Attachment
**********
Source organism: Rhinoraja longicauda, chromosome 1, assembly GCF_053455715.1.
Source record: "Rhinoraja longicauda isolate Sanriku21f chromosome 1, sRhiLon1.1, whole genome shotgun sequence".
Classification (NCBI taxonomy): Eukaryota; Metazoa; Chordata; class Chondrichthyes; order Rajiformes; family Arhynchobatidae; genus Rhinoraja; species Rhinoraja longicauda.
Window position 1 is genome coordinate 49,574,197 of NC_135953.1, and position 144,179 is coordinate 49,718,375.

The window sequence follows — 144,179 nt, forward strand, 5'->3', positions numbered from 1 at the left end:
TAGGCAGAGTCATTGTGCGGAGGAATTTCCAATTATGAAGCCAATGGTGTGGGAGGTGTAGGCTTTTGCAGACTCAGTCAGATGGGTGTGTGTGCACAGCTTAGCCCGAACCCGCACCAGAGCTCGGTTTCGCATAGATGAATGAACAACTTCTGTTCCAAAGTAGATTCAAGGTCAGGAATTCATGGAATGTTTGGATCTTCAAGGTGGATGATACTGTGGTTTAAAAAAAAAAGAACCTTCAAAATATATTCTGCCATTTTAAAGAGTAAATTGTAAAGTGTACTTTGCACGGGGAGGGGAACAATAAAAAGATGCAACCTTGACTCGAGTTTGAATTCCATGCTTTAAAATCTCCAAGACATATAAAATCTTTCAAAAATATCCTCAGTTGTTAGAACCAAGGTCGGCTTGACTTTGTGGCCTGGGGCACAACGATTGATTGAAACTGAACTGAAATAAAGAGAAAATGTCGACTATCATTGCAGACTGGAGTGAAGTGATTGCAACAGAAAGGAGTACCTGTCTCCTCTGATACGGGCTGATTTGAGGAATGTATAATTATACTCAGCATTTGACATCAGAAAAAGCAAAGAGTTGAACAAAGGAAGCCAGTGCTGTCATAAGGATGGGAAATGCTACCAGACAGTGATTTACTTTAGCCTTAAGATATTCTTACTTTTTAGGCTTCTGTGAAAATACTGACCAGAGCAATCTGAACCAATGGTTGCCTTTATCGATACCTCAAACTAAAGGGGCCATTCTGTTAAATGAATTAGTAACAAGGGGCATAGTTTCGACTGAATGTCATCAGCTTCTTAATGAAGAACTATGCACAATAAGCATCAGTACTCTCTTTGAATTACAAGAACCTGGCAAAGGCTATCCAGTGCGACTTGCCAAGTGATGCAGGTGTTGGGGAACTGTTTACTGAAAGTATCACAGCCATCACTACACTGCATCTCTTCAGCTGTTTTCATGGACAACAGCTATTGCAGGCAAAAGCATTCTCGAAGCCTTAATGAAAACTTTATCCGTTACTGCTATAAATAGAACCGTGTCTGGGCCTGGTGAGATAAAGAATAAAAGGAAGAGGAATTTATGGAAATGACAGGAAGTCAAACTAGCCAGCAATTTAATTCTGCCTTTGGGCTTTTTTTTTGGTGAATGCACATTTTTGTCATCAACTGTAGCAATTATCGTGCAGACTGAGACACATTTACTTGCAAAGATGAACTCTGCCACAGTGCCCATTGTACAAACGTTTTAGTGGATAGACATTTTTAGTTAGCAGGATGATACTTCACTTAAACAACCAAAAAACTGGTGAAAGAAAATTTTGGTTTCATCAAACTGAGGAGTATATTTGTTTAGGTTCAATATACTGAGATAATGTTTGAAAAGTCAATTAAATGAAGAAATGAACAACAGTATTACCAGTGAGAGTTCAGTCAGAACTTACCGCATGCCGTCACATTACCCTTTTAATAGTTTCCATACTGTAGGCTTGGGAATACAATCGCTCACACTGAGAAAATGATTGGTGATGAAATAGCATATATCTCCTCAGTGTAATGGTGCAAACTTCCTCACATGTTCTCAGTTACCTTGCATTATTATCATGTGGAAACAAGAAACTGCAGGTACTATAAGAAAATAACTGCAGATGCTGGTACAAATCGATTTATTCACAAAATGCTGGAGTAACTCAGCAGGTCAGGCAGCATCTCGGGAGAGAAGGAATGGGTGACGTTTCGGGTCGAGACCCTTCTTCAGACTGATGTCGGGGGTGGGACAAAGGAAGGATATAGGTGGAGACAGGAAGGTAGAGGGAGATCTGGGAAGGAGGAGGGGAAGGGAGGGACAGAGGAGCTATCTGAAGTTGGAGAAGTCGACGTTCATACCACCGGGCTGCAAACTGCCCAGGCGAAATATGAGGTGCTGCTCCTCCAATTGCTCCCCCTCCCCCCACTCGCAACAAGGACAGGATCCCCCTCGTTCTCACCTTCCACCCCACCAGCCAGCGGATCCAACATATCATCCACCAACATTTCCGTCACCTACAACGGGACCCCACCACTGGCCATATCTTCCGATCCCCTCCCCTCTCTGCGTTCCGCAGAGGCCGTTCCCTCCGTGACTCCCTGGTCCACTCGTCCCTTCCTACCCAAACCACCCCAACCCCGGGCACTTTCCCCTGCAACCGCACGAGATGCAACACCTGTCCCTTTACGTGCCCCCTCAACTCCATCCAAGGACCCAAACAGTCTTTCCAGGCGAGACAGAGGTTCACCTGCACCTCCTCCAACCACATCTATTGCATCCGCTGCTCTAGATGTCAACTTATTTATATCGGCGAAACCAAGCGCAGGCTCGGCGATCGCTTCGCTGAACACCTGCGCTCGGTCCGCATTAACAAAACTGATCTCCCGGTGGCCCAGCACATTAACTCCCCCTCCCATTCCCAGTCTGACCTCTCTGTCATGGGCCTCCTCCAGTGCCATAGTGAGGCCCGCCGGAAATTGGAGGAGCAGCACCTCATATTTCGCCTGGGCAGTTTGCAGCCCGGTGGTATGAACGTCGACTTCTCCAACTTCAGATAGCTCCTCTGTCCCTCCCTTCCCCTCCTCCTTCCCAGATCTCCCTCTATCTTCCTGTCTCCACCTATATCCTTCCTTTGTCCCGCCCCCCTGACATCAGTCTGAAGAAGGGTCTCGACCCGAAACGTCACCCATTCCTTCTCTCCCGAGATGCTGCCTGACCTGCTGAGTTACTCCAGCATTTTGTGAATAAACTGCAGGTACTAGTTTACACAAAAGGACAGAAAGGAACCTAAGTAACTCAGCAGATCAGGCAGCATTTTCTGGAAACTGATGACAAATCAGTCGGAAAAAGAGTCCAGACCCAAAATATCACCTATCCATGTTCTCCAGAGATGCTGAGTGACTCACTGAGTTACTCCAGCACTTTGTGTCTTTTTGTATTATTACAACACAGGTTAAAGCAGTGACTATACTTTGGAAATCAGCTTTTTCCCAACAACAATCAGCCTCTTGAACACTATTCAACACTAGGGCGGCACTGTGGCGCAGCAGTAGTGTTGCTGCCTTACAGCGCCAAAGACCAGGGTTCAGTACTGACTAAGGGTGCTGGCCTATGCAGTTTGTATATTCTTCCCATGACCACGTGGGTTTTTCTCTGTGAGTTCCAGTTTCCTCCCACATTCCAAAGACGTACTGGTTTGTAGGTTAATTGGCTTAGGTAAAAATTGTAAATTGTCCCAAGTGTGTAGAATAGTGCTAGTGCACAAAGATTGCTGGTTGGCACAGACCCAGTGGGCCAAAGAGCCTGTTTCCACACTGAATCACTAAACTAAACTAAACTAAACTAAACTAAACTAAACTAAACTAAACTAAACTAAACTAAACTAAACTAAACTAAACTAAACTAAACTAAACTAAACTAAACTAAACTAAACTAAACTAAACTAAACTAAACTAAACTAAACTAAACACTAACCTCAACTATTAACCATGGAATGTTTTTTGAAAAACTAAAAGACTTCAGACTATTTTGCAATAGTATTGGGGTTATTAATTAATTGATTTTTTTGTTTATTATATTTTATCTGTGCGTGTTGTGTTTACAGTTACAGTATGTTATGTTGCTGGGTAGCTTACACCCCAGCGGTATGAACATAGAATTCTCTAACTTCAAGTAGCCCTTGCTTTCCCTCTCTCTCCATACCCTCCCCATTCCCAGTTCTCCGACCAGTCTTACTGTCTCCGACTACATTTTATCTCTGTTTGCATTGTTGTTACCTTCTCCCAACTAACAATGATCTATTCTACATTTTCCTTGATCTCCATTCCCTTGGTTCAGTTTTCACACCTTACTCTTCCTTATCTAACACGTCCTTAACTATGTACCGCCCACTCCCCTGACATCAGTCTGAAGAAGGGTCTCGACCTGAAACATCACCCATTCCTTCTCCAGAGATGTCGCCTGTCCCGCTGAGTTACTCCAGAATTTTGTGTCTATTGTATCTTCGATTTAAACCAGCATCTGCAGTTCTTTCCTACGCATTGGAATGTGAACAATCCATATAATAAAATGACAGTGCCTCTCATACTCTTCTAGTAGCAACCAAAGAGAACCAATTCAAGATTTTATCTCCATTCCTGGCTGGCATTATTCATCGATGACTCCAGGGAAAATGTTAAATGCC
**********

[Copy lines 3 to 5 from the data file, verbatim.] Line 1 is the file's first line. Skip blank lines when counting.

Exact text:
Classification (NCBI taxonomy): Eukaryota; Metazoa; Chordata; class Chondrichthyes; order Rajiformes; family Arhynchobatidae; genus Rhinoraja; species Rhinoraja longicauda.
Window position 1 is genome coordinate 49,574,197 of NC_135953.1, and position 144,179 is coordinate 49,718,375.

The window sequence follows — 144,179 nt, forward strand, 5'->3', positions numbered from 1 at the left end: